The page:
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Product Leadership

Software Usability Non-functional Requirements

Christan Fergus • 2019

Role: User Experience Strategist

A sketched image of a person with a check above their head indicating a satisfied user of a system

Baking guidelines for usability directly into development best practices.

This is an example of non-functional user experience requirements I have developed over the years. This set of requirements serve as a development guide, and are designed to be augmented and modified to a team and product's requirements. The requirements match and are intertwined with the generally recognized 10 usability heuristics for interface

This list is by no means exhaustive. However, this set can serve as a good baseline and starting point for any software application.


User understands the state of the system at all times

Heuristic: "Visibility of system status".

  • The user should know their actions are being interpreted by the system
  • The user should know if something is loading as a result of their action
  • The user should be prompted by the system if something requires their attention or action

Processing & Response times

  • Pages and data should load w/in n seconds
  • Components should update w/in n seconds after the user makes a request
  • Provide an indication the system is working

Do not refresh the page for new or updated content

  • Components and their data should update independent of the page
  • Do not perform page refreshes for new data unless the user is navigating to a logically different area/page of the site

User has control of how they navigate through the system

Heuristic: "User control and freedom".

  • Do not move the user to another page unless they choose to do so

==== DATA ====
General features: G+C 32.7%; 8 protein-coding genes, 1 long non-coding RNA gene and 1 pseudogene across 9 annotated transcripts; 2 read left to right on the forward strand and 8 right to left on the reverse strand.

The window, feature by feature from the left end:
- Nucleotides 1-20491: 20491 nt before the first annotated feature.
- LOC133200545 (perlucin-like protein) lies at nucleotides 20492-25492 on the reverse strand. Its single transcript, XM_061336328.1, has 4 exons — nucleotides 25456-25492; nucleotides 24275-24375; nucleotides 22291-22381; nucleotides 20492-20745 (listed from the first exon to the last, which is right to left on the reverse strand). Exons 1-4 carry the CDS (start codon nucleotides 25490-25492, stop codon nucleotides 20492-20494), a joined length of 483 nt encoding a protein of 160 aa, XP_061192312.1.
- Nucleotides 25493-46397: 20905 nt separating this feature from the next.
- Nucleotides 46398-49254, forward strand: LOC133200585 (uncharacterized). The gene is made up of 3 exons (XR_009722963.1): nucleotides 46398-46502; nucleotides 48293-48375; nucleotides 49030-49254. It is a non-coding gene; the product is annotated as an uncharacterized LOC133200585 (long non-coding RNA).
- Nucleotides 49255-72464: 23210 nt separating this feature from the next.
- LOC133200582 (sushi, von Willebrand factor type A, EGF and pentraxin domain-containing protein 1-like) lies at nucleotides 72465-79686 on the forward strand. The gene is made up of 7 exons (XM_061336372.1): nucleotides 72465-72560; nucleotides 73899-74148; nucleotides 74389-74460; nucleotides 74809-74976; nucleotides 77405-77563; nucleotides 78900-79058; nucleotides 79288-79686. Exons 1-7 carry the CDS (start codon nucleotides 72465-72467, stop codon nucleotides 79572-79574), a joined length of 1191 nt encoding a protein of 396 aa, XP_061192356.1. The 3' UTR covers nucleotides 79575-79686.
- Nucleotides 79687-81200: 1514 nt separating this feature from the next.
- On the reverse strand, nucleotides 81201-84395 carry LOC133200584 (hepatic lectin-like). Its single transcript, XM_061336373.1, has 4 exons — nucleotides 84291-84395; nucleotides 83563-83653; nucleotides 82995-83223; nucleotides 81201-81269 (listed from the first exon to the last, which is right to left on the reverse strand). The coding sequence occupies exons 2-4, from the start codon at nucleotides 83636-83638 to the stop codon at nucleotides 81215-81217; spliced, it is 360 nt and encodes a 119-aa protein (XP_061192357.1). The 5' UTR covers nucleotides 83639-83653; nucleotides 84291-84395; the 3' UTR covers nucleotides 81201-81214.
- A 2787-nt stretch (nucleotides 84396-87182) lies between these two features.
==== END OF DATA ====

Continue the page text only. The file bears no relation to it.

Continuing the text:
• Do not place the user in obscure locations in the system
  • Warn the user if they are about to leave the website or software product, and give them the option to abort or proceed


  • Markup is to be well-formed to allow the content to be easily understood.
  • Where at all possible, the content should be available and understandable when styles and JavaScript are not enabled
  • Colors and contrast should be tested to make sure they are visible to anyone with most sight disabilities
  • Important content should be immediately visible in the UI—Do not reveal important content via gestures, mouse hovers, or clicks

Front End Accessibility

UX, UI developers are able to audit front end pages and understand, at least on a basic level, what the code is doing


  • The application must support multiple roles associated with the logged in user
  • The application must allow UI elements to be shown to the user that are relevant to the user based the their specific role(s)


The system must use localization techniques that will allow for strings and other elements (such as dates & currency) to be localized to match the user's preferred language and culture